Part II – Standards
Section 2. Whether or not specifically prohibited by these provisions, and unless ratified by the procedures set forth in Section 6, all officers and members of the College should avoid any action which might result in or create the appearance of:
(a) giving preferential treatment to any organization or person;
(b) using one’s office for personal gain;
(c) losing complete impartiality or independence; or
(d) affecting adversely the confidence of the public in the American College of Neuropsychopharmacology.
Section 3. No officer or member of the College shall solicit or accept, directly or indirectly, any gift, gratuity, favor or entertainment or any other thing of non trivial monetary value (more than $10.00) from any person, corporation or group which:
(a) has, or is seeking to obtain, consultative or other business relationships with the College; or
(b) has an interest which may be substantially affected by the performance or nonperformance of his official duty.
Notwithstanding this provision, an officer or member may accept food or refreshments available in the normal course of a luncheon or dinner or any other meeting or engagement where the member or officer is properly in attendance.
Section 4. An officer or member shall not directly or indirectly make use of, or permit others to make use of, official privileged information not available to the public for the purpose of furthering a private interest. Written reports do not constitute such information unless they are marked “confidential.”
Section 5. Officers and members of the Council of the College shall not have undisclosed direct or indirect financial interests which conflict substantially with, or appear to conflict substantially with, their responsibilities and duties to this College or engage in, directly or indirectly, financial transactions as a result of or primarily relying upon, information obtained through their status as officers or members of the College. This section does not contemplate the massive disclosure of employment, business, academic, governmental and professional affiliations commonly held by members of a scientific professional group such as ACNP, but is directed instead at proprietary interests which are not listed in the ACNP Directory and which may involve a personal financial conflict between the affected person and ACNP.
Part III – Enforcement
Section 6. Any officer or member of the College who has, or may have, a direct or indirect financial interest, as defined in Section 5, in any matter or transaction affecting the College shall so inform the College’s governing Council, and shall state the nature of such interest, at the time when it first occurs or at such time that it bears a substantial relation to a matter affecting the College.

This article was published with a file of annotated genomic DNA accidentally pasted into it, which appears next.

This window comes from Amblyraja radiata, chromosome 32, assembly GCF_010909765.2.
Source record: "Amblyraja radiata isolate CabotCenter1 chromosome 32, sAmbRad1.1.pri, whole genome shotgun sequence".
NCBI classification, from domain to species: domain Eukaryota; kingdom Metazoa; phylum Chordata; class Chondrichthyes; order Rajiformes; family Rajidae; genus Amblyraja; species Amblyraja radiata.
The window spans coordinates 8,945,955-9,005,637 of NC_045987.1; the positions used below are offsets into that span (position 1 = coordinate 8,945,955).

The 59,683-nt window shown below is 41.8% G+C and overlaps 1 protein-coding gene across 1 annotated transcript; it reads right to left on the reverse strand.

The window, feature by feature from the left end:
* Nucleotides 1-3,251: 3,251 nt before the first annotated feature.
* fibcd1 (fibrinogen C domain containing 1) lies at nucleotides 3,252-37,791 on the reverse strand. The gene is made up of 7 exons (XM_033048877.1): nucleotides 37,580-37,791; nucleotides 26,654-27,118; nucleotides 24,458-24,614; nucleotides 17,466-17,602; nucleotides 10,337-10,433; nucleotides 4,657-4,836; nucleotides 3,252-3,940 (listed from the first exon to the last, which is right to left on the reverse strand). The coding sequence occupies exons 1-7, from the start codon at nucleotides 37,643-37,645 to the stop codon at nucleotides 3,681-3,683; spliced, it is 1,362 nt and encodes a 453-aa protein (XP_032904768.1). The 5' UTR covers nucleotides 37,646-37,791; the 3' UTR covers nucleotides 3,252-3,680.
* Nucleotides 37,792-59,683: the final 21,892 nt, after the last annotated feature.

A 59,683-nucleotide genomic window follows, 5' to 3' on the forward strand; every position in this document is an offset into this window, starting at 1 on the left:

Section 7. If, after a potential conflict of interest is disclosed, the College’s governing Council shall determine by majority vote that an actual conflict of interest exists, it shall:
(a) ask the officer or member to abstain from voting or otherwise influencing the outcome of any vote on a matter affecting such interest, in which event the officer or member shall also not be counted in determining the quorum for such vote;
(b) require a two thirds vote of the disinterested officers or members to take action on a matter affecting such interest; and
(c) document in the minutes of the meeting the basis for taking action on a matter affecting such interest, including without limitation the alternatives, and the relative benefit to the College of taking action on the matter notwithstanding the interest of the officer or member. The minutes shall also reflect the disclosure of the conflict, the abstention from voting, and the quorum.
Section 8. Any member may bring to the attention of the Secretariat a request for a review of an allegation of undisclosed conflicts of interest. The Secretariat will then, in consultation with the President, place this allegation before the Council at its next meeting. The Council may then, at its discretion, refer the allegation to the College’s Ethics Committee for discussion.
Section 9. Any willful violation of sections three through six may, according to the discretion of the ACNP Council, result in forfeiture of any office and/or membership in the American College of Neuropsychopharmacology or any lesser sanction, after any person so charged has been found to engage in such behavior by a four fifths vote of the College’s Council after the circumstances and facts have been reviewed by the College’s Ethics Committee and their recommendation has been received and reviewed by Council. Prior to taking any final action pursuant to this Section, any person charged with a violation including the possible sanctions which may apply, shall have an opportunity to respond to the violations alleged. The same due process shall be provided in conflict of interest proceedings.